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Insanity defense: Six notorious cases when it worked


Steven Steinberg
death of a jewish american princess.jpg
Steven Steinberg became the subject of the book Death of a Jewish American Princess, seen above, thanks to a terrible thing he did while living in Scottsdale, Arizona in 1981: He stabbed his wife, Elena, 26 times with a kitchen knife.

Steinberg didn't deny killing Elena. But he claimed to have done so while sleepwalking, which technically meant he wasn't in his right mind at the time. The closest corollary to this assertion was the insanity defense.

What happened? Here's an excerpt from "A Killer Sleep Disorder," a 1998 article published by the Phoenix New Times, one of Westword's sister papers:

At trial, his attorney called witnesses to testify that Steinberg may have been sleepwalking or in a short-lived "dissociative" mental state when he stabbed his wife.

Defense attorney Bob Hirsh alleged that Steinberg's "Jewish American Princess" wife had driven him mad with nagging and spending too much money. A jury found Steinberg not guilty on the grounds that he was temporarily insane when he'd killed her. Because he was deemed "sane" at the time of his acquittal, Steinberg walked out of court a free man.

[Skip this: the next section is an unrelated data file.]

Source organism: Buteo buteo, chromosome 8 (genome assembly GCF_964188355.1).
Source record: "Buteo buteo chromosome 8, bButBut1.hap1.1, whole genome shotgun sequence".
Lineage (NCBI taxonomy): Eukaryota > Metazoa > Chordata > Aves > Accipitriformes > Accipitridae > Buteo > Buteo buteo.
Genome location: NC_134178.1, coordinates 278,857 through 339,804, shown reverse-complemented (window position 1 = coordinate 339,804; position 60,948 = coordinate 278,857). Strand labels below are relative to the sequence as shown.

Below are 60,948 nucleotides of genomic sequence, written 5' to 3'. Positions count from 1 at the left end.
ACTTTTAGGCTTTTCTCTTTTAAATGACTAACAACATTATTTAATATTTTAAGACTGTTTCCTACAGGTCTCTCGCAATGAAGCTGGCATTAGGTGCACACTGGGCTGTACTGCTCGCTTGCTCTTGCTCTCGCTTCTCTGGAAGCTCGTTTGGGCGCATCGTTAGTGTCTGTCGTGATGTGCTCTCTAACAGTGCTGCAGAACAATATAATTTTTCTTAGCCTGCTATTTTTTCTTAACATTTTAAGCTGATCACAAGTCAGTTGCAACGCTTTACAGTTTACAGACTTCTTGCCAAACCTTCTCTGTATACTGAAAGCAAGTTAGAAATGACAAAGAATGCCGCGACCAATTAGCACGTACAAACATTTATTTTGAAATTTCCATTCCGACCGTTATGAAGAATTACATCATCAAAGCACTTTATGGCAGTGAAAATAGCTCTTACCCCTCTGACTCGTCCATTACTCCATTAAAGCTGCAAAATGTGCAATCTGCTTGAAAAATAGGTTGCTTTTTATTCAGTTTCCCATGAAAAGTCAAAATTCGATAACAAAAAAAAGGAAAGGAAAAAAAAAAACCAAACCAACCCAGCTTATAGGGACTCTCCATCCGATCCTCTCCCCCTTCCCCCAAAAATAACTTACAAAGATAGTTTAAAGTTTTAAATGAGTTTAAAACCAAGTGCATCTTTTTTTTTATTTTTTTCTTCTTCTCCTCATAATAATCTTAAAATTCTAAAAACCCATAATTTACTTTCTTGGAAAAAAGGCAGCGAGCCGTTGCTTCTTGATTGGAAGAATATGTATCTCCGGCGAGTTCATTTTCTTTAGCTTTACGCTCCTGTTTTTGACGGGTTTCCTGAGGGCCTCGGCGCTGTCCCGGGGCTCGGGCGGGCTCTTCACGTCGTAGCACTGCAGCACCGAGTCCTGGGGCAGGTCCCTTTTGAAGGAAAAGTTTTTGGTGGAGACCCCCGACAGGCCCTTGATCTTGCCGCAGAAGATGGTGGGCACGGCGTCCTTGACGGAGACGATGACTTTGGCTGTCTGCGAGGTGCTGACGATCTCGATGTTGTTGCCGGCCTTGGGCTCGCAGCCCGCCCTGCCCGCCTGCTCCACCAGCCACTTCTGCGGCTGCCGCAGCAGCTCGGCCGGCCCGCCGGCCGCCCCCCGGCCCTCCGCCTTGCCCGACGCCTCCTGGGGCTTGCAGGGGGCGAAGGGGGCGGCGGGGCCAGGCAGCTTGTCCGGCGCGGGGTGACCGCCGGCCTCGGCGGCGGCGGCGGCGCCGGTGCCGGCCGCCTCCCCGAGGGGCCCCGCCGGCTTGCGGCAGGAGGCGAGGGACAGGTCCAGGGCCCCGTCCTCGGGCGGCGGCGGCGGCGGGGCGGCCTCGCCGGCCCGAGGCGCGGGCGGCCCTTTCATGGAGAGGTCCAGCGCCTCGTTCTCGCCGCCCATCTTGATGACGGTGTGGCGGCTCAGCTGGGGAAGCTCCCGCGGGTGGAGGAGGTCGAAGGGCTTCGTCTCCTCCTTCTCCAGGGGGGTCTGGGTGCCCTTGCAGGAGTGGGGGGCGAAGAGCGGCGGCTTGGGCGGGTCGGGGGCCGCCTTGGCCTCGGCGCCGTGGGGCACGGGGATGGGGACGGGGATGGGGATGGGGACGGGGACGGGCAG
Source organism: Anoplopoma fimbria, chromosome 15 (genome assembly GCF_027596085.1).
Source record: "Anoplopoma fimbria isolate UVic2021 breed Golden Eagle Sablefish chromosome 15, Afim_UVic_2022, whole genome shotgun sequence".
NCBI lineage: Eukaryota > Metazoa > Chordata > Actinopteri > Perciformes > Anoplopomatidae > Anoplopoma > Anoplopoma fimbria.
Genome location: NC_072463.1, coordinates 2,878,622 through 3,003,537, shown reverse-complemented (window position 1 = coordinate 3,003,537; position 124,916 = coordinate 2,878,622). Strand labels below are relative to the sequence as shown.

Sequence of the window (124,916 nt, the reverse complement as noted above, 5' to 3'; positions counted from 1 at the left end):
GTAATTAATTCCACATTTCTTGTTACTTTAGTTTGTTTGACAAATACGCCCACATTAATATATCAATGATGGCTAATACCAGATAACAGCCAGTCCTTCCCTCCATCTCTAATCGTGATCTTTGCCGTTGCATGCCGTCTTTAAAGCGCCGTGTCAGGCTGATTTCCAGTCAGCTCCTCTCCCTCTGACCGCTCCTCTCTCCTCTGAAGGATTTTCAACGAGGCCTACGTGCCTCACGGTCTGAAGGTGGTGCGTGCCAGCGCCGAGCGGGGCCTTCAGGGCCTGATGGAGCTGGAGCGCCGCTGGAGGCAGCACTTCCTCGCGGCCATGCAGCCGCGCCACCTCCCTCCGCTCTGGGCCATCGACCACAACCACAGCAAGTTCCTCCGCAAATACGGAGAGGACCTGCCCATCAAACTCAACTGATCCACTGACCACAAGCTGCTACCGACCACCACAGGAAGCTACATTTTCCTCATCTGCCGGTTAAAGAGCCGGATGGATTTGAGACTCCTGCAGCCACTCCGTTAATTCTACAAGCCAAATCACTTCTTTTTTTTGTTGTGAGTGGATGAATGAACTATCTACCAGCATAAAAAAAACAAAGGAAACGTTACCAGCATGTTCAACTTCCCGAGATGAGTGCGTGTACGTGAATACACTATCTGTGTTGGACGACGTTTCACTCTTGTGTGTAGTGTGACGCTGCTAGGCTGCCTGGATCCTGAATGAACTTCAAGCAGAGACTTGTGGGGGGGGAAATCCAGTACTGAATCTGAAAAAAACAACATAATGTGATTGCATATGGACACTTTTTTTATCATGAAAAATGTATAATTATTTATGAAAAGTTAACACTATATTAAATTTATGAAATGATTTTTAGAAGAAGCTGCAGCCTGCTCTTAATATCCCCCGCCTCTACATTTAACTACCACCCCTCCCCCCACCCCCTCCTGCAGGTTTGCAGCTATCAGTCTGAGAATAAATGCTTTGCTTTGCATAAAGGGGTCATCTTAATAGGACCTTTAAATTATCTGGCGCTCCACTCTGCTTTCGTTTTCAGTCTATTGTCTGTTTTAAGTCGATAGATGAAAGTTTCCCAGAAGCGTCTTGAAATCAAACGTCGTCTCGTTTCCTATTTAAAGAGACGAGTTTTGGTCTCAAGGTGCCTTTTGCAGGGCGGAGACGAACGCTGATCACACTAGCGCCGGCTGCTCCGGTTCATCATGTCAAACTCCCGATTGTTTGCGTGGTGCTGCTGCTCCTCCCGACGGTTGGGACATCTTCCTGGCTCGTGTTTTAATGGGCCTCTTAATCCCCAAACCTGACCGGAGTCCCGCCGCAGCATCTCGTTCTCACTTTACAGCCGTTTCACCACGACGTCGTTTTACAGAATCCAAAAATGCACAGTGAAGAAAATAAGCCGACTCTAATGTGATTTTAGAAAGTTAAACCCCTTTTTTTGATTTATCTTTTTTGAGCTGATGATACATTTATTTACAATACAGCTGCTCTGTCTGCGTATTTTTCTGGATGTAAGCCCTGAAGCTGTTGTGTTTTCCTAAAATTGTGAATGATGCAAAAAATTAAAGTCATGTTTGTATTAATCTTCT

Afterward, Arizona law was changed, with judges directed to impose "guilty but insane" sentences in cases that would have been dealt with under the previous temporary insanity standard. Once the new statute was enacted, anyone found guilty but insane would have to go to a mental institution before getting the chance to hit the streets.

Continue to read more notorious examples of when the insanity defense worked.


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1 comments
Juan_Leg
Juan_Leg

The insanity defense is as effective as prosecuting a police officer . Beyond rare !...

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